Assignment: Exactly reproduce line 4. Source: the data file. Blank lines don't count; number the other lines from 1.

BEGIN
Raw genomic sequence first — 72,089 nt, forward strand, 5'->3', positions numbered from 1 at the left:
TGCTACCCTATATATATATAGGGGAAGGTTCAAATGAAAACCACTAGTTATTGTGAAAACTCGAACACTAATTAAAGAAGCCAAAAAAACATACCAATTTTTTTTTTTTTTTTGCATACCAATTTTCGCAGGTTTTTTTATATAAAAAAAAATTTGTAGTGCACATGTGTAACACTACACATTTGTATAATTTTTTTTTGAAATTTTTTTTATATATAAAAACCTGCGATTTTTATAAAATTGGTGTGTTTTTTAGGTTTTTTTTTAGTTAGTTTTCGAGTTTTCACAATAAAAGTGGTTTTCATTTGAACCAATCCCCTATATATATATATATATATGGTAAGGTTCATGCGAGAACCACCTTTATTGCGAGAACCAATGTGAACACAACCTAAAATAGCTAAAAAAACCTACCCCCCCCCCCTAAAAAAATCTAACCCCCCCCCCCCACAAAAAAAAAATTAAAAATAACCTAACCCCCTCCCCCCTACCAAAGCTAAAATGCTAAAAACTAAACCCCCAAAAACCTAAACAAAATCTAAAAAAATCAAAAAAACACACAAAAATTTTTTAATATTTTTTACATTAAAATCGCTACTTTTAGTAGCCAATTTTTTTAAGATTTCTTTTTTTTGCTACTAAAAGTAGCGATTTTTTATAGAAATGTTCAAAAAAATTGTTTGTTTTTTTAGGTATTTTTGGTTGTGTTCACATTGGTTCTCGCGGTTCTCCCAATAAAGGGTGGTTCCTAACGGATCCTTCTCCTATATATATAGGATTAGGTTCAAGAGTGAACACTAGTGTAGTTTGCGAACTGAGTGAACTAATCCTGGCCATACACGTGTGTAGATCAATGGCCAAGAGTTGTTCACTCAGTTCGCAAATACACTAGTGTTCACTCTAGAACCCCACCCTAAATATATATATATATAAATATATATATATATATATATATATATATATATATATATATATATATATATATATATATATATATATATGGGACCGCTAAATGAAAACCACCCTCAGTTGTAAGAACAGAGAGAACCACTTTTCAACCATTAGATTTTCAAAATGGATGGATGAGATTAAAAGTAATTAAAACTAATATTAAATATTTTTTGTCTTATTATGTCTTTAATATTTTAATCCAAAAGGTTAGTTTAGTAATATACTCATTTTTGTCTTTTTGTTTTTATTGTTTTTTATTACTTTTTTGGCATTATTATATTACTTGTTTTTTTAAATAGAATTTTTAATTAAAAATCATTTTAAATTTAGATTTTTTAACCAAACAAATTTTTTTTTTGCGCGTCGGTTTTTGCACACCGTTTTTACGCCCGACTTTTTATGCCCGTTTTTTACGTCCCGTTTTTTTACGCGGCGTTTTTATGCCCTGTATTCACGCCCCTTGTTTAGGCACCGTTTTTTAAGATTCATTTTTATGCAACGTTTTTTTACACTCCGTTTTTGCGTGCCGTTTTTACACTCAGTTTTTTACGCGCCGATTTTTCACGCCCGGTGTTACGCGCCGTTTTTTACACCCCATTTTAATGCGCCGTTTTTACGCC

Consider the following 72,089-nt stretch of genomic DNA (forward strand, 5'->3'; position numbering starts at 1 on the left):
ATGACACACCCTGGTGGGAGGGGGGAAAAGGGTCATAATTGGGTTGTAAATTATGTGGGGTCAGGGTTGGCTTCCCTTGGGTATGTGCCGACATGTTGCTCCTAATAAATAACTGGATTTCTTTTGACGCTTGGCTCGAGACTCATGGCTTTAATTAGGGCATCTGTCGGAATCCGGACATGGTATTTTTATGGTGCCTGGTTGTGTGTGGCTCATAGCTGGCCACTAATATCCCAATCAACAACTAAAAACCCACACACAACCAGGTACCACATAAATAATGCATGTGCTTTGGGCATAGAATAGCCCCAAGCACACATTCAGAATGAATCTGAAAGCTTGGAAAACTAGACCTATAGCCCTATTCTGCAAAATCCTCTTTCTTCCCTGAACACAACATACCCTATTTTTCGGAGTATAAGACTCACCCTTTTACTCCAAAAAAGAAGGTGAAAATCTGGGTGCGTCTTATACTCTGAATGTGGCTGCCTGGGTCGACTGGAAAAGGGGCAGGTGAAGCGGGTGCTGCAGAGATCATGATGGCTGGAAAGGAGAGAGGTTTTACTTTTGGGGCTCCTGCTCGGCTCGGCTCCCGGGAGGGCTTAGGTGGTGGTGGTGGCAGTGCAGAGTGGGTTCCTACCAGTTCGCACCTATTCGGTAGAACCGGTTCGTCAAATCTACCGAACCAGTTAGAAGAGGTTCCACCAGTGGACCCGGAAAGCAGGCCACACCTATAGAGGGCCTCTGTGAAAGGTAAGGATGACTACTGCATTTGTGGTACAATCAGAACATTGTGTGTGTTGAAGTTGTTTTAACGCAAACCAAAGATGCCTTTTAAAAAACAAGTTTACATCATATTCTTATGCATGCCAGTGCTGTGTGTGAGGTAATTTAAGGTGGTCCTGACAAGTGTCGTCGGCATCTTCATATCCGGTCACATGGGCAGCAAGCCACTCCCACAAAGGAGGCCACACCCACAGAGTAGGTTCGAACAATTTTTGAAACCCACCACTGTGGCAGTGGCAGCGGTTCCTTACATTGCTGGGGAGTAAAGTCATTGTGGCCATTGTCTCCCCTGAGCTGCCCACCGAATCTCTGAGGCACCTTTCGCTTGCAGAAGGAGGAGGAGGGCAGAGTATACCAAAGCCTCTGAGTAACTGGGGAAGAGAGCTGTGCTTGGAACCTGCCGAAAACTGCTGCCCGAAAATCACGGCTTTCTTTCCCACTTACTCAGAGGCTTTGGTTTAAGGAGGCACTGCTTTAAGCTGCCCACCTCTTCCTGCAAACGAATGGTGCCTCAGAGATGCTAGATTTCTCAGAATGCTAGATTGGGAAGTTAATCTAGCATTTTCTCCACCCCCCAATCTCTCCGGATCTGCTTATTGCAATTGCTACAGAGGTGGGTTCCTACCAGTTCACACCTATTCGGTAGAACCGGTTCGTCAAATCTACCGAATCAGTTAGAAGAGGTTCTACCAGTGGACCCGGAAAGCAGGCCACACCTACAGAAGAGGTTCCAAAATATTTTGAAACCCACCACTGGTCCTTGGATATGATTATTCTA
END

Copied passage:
ATGACACACCCTGGTGGGAGGGGGGAAAAGGGTCATAATTGGGTTGTAAATTATGTGGGGTCAGGGTTGGCTTCCCTTGGGTATGTGCCGACATGTTGCTCCTAATAAATAACTGGATTTCTTTTGACGCTTGGCTCGAGACTCATGGCTTTAATTAGGGCATCTGTCGGAATCCGGACATGGTATTTTTATGGTGCCTGGTTGTGTGTGGCTCATAGCTGGCCACTAATATCCCAATCAACAACTAAAAACCCACACACAACCAGGTACCACATAAATAATGCATGTGCTTTGGGCATAGAATAGCCCCAAGCACACATTCAGAATGAATCTGAAAGCTTGGAAAACTAGACCTATAGCCCTATTCTGCAAAATCCTCTTTCTTCCCTGAACACAACATACCCTATTTTTCGGAGTATAAGACTCACCCTTTTACTCCAAAAAAGAAGGTGAAAATCTGGGTGCGTCTTATACTCTGAATGTGGCTGCCTGGGTCGACTGGAAAAGGGGCAGGTGAAGCGGGTGCTGCAGAGATCATGATGGCTGGAAAGGAGAGAGGTTTTACTTTTGGGGCTCCTGCTCGGCTCGGCTCCCGGGAGGGCTTAGGTGGTGGTGGTGGCAGTGCAGAGTGGGTTCCTACCAGTTCGCACCTATTCGGTAGAACCGGTTCGTCAAATCTACCGAACCAGTTAGAAGAGGTTCCACCAGTGGACCCGGAAAGCAGGCCACACCTATAGAGGGCCTCTGTGAAAGGTAAGGATGACTACTGCATTTGTGGTACAATCAGAACATTGTGTGTGTTGAAGTTGTTTTAACGCAAACCAAAGATGCCTTTTAAAAAACAAGTTTACATCATATTCTTATGCATGCCAGTGCTGTGTGTGAGGTAATTTAAGGTGGTCCTGACAAGTGTCGTCGGCATCTTCATATCCGGTCACATGGGCAGCAAGCCACTCCCACAAAGGAGGCCACACCCACAGAGTAGGTTCGAACAATTTTTGAAACCCACCACTGTGGCAGTGGCAGCGGTTCCTTACATTGCTGGGGAGTAAAGTCATTGTGGCCATTGTCTCCCCTGAGCTGCCCACCGAATCTCTGAGGCACCTTTCGCTTGCAGAAGGAGGAGGAGGGCAGAGTATACCAAAGCCTCTGAGTAACTGGGGAAGAGAGCTGTGCTTGGAACCTGCCGAAAACTGCTGCCCGAAAATCACGGCTTTCTTTCCCACTTACTCAGAGGCTTTGGTTTAAGGAGGCACTGCTTTAAGCTGCCCACCTCTTCCTGCAAACGAATGGTGCCTCAGAGATGCTAGATTTCTCAGAATGCTAGATTGGGAAGTTAATCTAGCATTTTCTCCACCCCCCAATCTCTCCGGATCTGCTTATTGCAATTGCTACAGAGGTGGGTTCCTACCAGTTCACACCTATTCGGTAGAACCGGTTCGTCAAATCTACCGAATCAGTTAGAAGAGGTTCTACCAGTGGACCCGGAAAGCAGGCCACACCTACAGAAGAGGTTCCAAAATATTTTGAAACCCACCACTGGTCCTTGGATATGATTATTCTA